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Adaptive urbanism: creative solutions when long term planning doesn't work by Manu Fernandez

Manu Fernandez from Spain is an independent strategic urban thinker and designer of innovative urban actions. His blog is about an adaptive strategy for municipalities. Fernandez: the current state of permanent paralysis and widespread budget cuts which municipal policies are going through has led to a landscape of stalled projects, white elephants and stationary cranes. Residential developments will take longer to accomplish, large scale regeneration projects will need extended schedules, failed transport infrastructures and projected real estate operations will keep their doors closed waiting for better times to come.

The crisis came and we are not sure yet if it will go someday. However,  “Under construction” or “Keep out” signs draw a line to prevent any alternative transitional use in these sites that will remain incomplete for years. Everything was planned but it failed and became out of date before it started to work.

What can we do with such an amount of sites, buildings and public facilities while they are being completed or there is enough public budget to run them to their potential capacity?

Rigid planning and formal regulations give narrow chances to face this unexpected situation. They were not designed to cope with the circumstances we are witnessing. They were thought out in a business as usual scenario in which usual meant the big party of iconic buildings, large developments, and massive public resources without economic and social bottom lines. But the party is over and thinking cities as hardware –just build it and things will happen- came to an end.

The crisis, much to our regret, will involve changing this perspective if we want things to happen in cities and we need an adaptive strategy that, at least until we get out of the crisis, can rescue these public assets (land, buildings and public investments) for the revitalization of community life in cities and the expansion of urban software intelligence.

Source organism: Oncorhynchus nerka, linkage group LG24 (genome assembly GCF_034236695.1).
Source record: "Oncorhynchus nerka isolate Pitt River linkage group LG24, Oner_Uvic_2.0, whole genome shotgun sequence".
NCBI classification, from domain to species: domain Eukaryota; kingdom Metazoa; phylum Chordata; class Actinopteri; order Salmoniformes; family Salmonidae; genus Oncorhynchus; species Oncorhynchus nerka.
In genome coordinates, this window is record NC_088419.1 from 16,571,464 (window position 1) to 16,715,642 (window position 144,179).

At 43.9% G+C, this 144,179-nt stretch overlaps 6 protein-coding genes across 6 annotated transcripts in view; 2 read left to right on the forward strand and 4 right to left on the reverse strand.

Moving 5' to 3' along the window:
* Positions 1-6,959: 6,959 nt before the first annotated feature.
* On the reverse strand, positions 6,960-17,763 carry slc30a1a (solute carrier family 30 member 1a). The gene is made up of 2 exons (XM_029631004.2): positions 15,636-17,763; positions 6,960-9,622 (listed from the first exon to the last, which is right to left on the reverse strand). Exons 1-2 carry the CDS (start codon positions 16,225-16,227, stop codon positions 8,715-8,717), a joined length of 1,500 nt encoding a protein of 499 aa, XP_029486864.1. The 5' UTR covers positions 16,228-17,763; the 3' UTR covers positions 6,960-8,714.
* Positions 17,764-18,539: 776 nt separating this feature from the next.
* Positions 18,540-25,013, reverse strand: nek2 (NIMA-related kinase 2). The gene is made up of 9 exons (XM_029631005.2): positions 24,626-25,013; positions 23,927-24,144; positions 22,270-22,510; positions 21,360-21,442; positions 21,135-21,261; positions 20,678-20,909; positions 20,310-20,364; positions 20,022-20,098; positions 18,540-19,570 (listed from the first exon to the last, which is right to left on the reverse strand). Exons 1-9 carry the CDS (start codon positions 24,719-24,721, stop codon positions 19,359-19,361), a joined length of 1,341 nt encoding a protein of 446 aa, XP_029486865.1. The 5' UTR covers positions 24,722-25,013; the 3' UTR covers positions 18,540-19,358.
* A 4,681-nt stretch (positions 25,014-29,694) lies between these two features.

In the last two decades, for example, if I'm not mistaken, almost any provincial capitals in Spain except for a few examples have built their own contemporary art centre following the pattern of the Guggenheim Bilbao, and expecting the same effect without understanding the transformation was due far beyond a mere container. They are children of an age in which it seemed so simple to dream of putting any city on the map with the excuse of art and tourism, and iconic architecture was used as an argument. Reality has shown that many of these projects have failed and these facilities are struggling to keep their programmed activities, are under-utilized or directly closed for lack of funding, burying with them all the investment and the multiplier effect promised.

From an adaptive approach, cities should avoid keeping these assets out of work and expelling any alternative use to the one they were planned for. But this requires changing the mindset, regulations adapted to the new conditions and a new possibilities for creative projects that could make suitable use of these sites and buildings in the meantime: infrastructures, public facilities, public spaces, empty shops, new urban developments, unused roofs in residential and public buildings, etc.